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Paper   IPM / Philosophy / 15998
School of Analytic Philosophy
  Title:   Human Dignity and the Future of the Human Rights Debate in the Islamic World
  Author(s):  Ebrahim Azadegan
  Status:   Published
  Journal: Asiatica
  No.:  2
  Vol.:  13
  Year:  2019
  Pages:   51-77
  Supported by:  IPM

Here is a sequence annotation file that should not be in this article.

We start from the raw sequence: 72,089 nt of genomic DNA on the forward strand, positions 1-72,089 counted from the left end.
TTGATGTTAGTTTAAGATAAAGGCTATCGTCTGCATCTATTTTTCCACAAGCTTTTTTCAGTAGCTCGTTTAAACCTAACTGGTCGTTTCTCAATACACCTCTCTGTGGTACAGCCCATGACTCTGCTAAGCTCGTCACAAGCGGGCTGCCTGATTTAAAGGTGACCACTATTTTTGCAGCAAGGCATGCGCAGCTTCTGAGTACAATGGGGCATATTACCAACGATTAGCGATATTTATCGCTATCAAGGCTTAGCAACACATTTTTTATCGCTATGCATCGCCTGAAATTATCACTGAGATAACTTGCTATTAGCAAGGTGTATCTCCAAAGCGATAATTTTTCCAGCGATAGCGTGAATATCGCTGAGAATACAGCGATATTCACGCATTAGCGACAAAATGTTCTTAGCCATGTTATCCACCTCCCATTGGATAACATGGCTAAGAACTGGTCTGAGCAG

This paper seeks reconciliation between the principles of Shari’a and the Universal Declaration of Human Rights. Since the basis for the declaration of human rights in the modern era is the modern conception of human dignity, it seems the reconciliation project should proceed by identifying the Islamic conception of human dignity and comparing it with the modern one, in order to see which differences in these conceptions lead to the alleged conflict between Islamic law and the Declaration. Accordingly, I first introduce the Islamic conception of human dignity. Nonetheless, some philosophers might argue that this religious account of human dignity cannot be used to support universal human rights as successfully as modern secular conceptions. I address two possible objections which could be leveled against this account. One of these objections, it is shown, cannot be applied to the Islamic conception; however, the other objection, regarding the importance of human interests in shaping human rights, seems to be attention-worthy. Several contemporary solutions to the reconciliation problem are then examined. I show that none of the mentioned solutions are capable of solving the problem, except for an enhanced version of Islamic Intellectualism or new Mu’tazilism. I argue that through this line of thought one can adhere to an Islamic conception of human dignity even while one respects others’ rational interests, because the moral commands of reason are ultimately a divine command. The rationale of this approach is that in the conflict of moral duties we never stray outside the bounds of morality and rationality; however, it still saves the Islamic duty-oriented world view.

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